Yes, well. First of all, a rabbi may by definition be a teacher with knowledge but a Rav is not. He is not only a teacher, but also a guide, moral influence and leader. But he is more than that. He is also a legal authority in a system that recognizes legal differences between men and women and which also places restrictions on unfettered interactions between the genders. It's not politically correct, it's not very liberal, but it is a fact of Judaism.
As a result, a woman can be a teacher. She can be a yoetzet, but she cannot be a Rav.
So then why the urge to boldly go where Conservatism and Reform have already gone? Well, there's this gem of a reason:
the yeshiva prides itself on bucking the prevailing trends in the Orthodox world of insularity, centralized rabbinic power and a certain narrowness of halachic interpretation, according to Rabbi Weiss.
Ah yes, change for the sake of change. To what end, one might ask. Has YCT created a more robust form of Torah observance? Are YCT rabbinic scholars as scholarly as their Chareidi or Mizrachi counterparts? Are they able to darshan at the same level of depth? Are they as commited to punctilious performance of thsoe mitzvos that go against secular liberal trends? And if the answer is no, then what's the point of YCT's boldness? How it is creating a better observant Jew?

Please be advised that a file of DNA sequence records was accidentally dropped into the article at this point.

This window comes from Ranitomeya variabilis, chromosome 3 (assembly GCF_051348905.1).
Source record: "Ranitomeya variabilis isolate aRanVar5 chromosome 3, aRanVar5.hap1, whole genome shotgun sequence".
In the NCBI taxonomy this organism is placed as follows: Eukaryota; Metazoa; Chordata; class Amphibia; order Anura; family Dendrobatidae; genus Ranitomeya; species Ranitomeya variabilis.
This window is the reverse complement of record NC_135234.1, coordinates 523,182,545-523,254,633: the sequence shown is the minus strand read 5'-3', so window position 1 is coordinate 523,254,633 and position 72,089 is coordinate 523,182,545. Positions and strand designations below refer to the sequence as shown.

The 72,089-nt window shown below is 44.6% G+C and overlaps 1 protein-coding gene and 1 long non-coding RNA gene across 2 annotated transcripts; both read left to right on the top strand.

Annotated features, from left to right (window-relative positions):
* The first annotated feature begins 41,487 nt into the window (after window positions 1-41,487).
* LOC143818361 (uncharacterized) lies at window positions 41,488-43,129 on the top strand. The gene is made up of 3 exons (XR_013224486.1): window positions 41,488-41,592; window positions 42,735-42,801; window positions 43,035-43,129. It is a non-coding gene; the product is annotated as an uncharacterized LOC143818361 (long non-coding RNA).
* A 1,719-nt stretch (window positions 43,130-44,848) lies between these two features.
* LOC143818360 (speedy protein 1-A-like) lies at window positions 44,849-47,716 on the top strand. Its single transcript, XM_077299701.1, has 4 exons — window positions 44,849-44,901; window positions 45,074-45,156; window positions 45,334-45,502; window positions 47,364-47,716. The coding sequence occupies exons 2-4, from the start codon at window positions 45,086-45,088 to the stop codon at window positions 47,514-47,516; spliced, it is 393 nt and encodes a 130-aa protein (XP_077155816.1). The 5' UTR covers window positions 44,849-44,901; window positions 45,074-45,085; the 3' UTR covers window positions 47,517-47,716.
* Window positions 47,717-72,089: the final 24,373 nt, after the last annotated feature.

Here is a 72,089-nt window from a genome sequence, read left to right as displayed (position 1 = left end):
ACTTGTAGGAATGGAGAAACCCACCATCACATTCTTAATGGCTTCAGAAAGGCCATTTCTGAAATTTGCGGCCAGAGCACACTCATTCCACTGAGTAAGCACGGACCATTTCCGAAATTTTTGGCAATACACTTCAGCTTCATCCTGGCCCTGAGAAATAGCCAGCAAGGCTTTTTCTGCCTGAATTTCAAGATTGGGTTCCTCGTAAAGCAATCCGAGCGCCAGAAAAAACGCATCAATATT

Those close to Rabbi Weiss say that he would like to give Hurwitz the full rabbinic title but feels that to do so would marginalize his yeshiva in the mainstream Orthodox community and, in practical terms, make it more difficult for its graduates to find posts at Orthodox institutions.
Someone should tell Rav Weiss that it's already too late for that. One cannot question the sincerity of his graduates, or their desire to perform their duties with honesty, diligence and integrity but the best of intentions won't qualify someone for a position in NASA's astronaut program, nor as they enough to qualify as a truly observant Rav.
But why the rush to push where there's no need to push? After all, the successful parts of the observant community, especially the Chareidi parts, have no need to discuss this issue. For them it's a non-starter. What's so different about YCT that it feels it needs to create a problem in this area that will further marginalize themselves? The answer can be found in this article on the future direction of Conservativism: